'Special Threat Group' Inmates in Utah Won't Eat
They say they're kept in their cells all but 3 hours a week
By Kate Seamons,  Newser Staff
Posted Aug 4, 2015 6:43 AM CDT
This June 18, 2015, file photo, shows a watch tower at the Utah State Correctional Facility, in Draper, Utah.   (AP Photo/Rick Bowmer, file)

(Newser) – The maximum-security Utah State Prison sits about 20 miles outside of Salt Lake City, in Draper, Utah. Within its walls, in the Uinta 2 housing unit, live what's referred to as the Special Threat Group, or STG. These inmates, who have been branded violent, say they're kept in a cell for 47 of 48 hours with one cellmate, with no access to rehabilitative or educational programs. Now, dozens of them are on a hunger strike aimed at changing the conditions. The ACLU's Utah chapter yesterday said more than 40 prisoners have been refusing food since Friday. Prison officials back this up, sort of: They count 42 hunger strikers, but say some of the men have been accepting juice packets or seen eating food purchased from the commissary, the Salt Lake Tribune reports.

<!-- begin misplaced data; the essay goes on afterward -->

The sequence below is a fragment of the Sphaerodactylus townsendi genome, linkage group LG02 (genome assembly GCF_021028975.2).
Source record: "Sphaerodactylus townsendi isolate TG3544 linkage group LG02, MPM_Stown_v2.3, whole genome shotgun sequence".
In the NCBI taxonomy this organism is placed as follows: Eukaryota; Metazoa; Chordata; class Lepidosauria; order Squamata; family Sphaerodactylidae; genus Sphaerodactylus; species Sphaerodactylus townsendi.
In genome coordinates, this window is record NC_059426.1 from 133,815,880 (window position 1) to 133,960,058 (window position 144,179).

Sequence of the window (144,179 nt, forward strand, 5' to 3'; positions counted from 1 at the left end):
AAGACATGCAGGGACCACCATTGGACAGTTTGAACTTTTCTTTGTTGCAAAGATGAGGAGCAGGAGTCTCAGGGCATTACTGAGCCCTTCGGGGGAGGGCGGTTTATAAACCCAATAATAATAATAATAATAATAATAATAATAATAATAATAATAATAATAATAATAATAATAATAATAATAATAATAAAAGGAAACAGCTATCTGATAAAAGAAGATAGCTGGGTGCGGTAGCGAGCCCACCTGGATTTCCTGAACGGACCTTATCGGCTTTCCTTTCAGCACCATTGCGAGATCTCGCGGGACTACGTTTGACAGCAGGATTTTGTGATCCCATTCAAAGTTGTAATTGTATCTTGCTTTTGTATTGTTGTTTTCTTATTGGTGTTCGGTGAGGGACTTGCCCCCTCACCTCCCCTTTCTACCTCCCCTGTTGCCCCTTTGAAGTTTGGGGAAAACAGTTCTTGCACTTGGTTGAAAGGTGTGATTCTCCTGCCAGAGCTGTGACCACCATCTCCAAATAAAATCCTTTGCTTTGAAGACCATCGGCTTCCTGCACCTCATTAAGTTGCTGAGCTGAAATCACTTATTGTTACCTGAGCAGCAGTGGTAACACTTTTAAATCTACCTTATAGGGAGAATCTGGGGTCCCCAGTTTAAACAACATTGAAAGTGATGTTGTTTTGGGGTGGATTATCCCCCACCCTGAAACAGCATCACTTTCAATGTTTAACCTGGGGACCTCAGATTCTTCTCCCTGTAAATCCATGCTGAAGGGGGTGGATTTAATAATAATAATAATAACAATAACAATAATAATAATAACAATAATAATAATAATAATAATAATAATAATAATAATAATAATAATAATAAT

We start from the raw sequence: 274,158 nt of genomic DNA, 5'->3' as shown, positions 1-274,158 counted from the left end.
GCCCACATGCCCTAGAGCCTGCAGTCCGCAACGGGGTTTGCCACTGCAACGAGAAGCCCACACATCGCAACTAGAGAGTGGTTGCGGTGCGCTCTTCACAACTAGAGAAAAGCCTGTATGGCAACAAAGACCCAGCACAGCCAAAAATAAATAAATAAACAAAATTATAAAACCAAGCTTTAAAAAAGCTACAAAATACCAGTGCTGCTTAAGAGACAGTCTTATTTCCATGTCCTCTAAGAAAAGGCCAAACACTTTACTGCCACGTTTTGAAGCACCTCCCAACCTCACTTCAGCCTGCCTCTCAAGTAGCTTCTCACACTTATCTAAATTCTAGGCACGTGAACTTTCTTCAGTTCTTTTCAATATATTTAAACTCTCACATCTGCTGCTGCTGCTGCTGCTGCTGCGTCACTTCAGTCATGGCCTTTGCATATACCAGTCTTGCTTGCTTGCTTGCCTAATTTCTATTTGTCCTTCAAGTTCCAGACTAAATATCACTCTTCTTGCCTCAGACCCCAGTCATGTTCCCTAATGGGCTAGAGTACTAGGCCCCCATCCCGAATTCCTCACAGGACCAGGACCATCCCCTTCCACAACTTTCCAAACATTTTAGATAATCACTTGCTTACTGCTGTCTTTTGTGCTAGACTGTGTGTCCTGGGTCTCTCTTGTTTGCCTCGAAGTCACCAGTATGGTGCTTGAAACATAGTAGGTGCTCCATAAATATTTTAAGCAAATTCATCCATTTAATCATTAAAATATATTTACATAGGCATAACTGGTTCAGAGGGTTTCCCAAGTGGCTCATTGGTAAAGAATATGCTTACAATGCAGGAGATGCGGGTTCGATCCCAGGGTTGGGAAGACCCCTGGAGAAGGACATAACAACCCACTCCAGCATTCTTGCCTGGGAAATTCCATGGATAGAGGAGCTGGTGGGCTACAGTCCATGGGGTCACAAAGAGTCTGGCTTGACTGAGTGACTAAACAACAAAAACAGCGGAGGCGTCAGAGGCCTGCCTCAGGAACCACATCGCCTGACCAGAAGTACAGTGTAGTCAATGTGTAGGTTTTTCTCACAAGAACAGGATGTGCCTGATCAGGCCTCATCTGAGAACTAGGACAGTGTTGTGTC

The ACLU of Utah cites inmate complaints about "squalid living conditions" and inadequate meals, and the Utah Department of Corrections confirms that the 42 inmates on Friday handed over a letter containing six demands, reports the Los Angeles Times. One of the demands calls for the relocation of a number of gang members within the maximum security area (the Deseret News reports that the 42 are all known gang members, per the prison), but the ACLU says the strike's true purpose is to put an end to the extreme isolation. "These highly isolated conditions are closely akin to solitary confinement, but with the added problems inherent to spending all of one’s time in the same cramped quarters with another person," says the ACLU in a statement. Officials say some of the men's demands were under consideration long before the strike began.
 

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